30. When setting freelance fees, remember that you get what you pay for. Busy, good professional writers must earn enough money for their time to maintain a profitable business. If you offer less, you will have to settle for beginners or non-professionals, who will likely require more editing, rewriting, fact-checking and time on your part.

31. Professional writers will expect payment on acceptance of their work. For major projects, they may require one-third to one-half upon undertaking the job, with an additional payment midway through, and the balance upon completion.

32. Payment amounts, date of payment, and rights purchased can all be negotiated. If you "take" in one area, expect to "give" in another.

33. When negotiating payment, consider the value of the material to your publication, its value if it were to appear in a competing  publication, and the value to the author in appearing in your publication.

34. You can save freelance fees by purchasing second rights to articles that have appeared in publications or on websites outside your field, and for book excerpts.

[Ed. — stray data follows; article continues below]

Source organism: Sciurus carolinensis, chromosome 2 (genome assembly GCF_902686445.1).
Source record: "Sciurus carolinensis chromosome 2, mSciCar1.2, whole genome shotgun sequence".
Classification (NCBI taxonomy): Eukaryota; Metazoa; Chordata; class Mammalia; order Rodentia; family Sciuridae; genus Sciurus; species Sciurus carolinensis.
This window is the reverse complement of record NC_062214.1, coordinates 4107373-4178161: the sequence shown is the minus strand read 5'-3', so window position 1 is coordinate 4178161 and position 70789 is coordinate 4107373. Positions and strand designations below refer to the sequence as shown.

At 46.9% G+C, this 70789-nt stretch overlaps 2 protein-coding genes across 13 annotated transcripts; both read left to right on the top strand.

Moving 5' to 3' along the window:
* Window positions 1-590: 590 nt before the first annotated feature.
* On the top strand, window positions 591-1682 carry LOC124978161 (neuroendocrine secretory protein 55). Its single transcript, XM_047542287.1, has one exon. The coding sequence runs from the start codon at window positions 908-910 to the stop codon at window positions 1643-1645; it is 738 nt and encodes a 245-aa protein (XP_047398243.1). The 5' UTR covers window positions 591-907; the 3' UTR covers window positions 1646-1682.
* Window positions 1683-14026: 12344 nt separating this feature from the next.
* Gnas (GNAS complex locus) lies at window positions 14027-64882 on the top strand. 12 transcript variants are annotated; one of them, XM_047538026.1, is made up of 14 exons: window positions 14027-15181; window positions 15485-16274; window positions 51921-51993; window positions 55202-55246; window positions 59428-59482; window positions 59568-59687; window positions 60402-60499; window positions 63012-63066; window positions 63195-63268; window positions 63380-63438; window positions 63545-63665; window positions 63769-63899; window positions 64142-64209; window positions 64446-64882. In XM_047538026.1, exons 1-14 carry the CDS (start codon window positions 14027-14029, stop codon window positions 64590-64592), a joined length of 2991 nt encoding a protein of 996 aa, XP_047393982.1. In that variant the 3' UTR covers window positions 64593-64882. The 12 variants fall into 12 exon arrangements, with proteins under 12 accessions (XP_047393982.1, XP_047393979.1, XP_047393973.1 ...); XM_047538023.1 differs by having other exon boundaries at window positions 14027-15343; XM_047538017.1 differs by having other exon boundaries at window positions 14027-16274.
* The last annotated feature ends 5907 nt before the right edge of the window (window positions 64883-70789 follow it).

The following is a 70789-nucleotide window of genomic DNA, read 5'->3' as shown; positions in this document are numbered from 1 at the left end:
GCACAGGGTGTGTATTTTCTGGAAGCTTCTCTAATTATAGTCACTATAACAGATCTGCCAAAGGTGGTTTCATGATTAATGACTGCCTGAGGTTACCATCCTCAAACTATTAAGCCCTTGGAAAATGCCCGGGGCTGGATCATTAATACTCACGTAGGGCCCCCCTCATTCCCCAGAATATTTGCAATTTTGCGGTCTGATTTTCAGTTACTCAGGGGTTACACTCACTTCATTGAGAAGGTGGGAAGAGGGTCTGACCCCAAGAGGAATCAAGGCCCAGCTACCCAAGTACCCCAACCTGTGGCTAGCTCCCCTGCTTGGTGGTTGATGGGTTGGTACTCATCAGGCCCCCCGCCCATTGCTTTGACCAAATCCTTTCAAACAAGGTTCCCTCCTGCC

35. A "generic" article prepared by a freelance writer for sale to whichever editor wants it should cost less than an article written especially for your publication. There is certainly room for negotiation.

36. If you have assigned a feature to a freelance writer, then decide after its completion that you won't be able to use it after all, you can usually avoid full payment by offering a "kill fee" of one-third to one half to the writer, with the writer retaining full ownership of the material.


Managing Freelancers

37. Prepare Writers Guidelines for your publication, outlining your needs, procedures and requirements. Offer these guidelines in market directory listings in return for a self-addressed stamped envelope; post them on your website.

38. If you cannot make a decision regarding a query letter or manuscript submission within three weeks, simply return it with a form note: "Sorry, but our workload at this time prevents us from giving this proper consideration. If it's still available, resubmit in _____ months."

39. If you don't have time to explain why an idea or manuscript was rejected, at least have a check-off form with usual causes listed to return in the writer's SASE, with the closest reason noted. Or have several typical email replies that you can copy-paste into your "no, thanks" email.